12Robin BurnamWhen Robin Burnum relocated from Rhode Island to Hope Mills eight years ago, she’d never worked in a restaurant or experienced life in a small Southern town.

But operating her own restaurant was something that had been on her bucket list. After her mother passed away in 2010 and left her some money, she headed South toward Fort Bragg, where her brother was stationed.

“I was driving through Hope Mills while I was visiting and I saw a for rent sign,’’ she said. It was on the restaurant on Main Street in Hope Mills formerly known as Big John’s.

Burnum decided to take a leap of faith and opened Robin’s on Main. “All of it is a challenge,’’ she said. “Every day’s a challenge, just learning how to cook Southern. That was a big challenge.’’

She said it took her about a year to learn the ins and outs of preparing Southern favorites like grits and biscuits. She took tips from her helpful customers who showed her how to do it.

Those same familiar customers became the heart and soul of her business, everyday folks she said she would be lost without.

She’s currently open Tuesday through Friday from 6 a.m. until 2 p.m., Saturdays from 6 a.m.-1 p.m. and Sunday from 8 a.m.-1 p.m.

Beginning April 3, those hours will change. From Thursday through Saturday, her hours will be extended until 7 p.m.

That’s because of the long-awaited return of Hope Mills Lake, which Burnum has never experienced. When she arrived in town, the lake had disappeared for a second time when the repaired dam failed.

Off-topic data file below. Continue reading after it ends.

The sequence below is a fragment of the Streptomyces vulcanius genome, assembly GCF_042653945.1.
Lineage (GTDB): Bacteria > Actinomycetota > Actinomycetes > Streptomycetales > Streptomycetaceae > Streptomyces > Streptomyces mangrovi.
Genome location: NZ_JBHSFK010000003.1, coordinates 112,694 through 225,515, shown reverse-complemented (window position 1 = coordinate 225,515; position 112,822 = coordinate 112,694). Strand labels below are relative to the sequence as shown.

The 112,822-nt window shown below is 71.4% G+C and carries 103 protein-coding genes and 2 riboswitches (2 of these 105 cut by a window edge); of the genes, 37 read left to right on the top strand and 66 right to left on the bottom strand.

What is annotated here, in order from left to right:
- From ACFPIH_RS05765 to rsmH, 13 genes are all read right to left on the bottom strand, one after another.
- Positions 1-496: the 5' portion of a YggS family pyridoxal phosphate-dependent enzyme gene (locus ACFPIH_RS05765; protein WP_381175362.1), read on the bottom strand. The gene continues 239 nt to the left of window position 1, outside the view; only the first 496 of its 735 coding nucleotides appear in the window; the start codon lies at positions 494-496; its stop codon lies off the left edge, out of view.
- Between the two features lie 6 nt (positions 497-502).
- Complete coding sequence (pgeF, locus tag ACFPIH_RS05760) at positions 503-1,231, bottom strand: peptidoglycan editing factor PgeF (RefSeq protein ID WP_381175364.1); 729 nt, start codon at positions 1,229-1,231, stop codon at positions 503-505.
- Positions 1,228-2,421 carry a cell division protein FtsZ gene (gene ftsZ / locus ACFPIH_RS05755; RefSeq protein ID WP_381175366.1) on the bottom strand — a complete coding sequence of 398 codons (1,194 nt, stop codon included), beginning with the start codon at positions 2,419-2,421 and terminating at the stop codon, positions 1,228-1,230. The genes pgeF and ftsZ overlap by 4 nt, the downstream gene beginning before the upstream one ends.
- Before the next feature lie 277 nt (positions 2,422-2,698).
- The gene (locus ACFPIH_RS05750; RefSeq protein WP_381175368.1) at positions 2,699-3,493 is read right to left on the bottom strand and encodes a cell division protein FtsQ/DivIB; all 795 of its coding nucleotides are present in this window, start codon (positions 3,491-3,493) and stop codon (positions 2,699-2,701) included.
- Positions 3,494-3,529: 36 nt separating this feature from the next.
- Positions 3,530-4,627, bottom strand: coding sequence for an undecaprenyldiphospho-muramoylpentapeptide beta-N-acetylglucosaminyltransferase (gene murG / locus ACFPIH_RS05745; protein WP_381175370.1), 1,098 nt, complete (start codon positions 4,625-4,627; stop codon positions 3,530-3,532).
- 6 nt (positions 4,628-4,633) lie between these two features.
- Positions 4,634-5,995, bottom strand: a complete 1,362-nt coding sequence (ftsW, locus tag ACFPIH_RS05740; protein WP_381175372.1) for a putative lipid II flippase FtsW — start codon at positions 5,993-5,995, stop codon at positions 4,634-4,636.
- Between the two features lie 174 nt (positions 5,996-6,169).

“It’s a beautiful lake,’’ she said. “People tell me I’m going to be extremely busy.’’

That’s not surprising, lake or no lake, with the offerings Burnum features on her menu.

A breakfast favorite at Robin’s on Main is something called the Fried Pan Pileup. It includes home fries with egg, cheese, bacon, peppers and onions, topped with sausage gravy and piled into a single bowl.

With the coming extended hours, Burnum is planning some menu changes.

A new dinner staple will be mashed potatoes, corn and chicken or steak with gravy for dinner. On Saturdays she’ll offer T-bone or ribeye steaks.

But Burnum isn’t just about making a profit for herself. She also gives back to the community during the holiday season.

On Christmas Eve she offers a free meal to first responders, including police, fire and emergency medical personnel. From 6 p.m. until 10 p.m. they can dine on a buffet that includes prime rib and shrimp among other delicacies.

On Thanksgiving, she opens her doors to provide free meals to the homeless and others down on their luck. “It’s for anybody that needs a meal,’’ she said.

At the moment, the person most in need of help may be Burnum herself. The building her restaurant calls home is old and in need of remodeling. Her grill recently went out, and as of this writing she’s been closed a little over a week waiting for it to be replaced. By the time this story is published, she hopes to be back in business with a new grill.

“I believe I’ll be okay,’’ she said of her regulars. “I’ve reached out to my locals and told them I’m closed.’’

Part of the reason she thinks she’ll be fine is the nature of Hope Mills.

“It reminds me of the ‘Andy Griffith Show,’’’ she said. “Mayberry. It’s a small town, and I believe everybody sticks together and is willing to help each other.’’

Photo: Robin Burnum

Latest Articles

  • We deserve transparency on Civil War Center
  • Who Knew?
  • When the selfish quest for power alienates reason
  • I-95 expansion plan
  • Raeford Road to see center median construction
  • The curtain rises: 2019-2020 theater season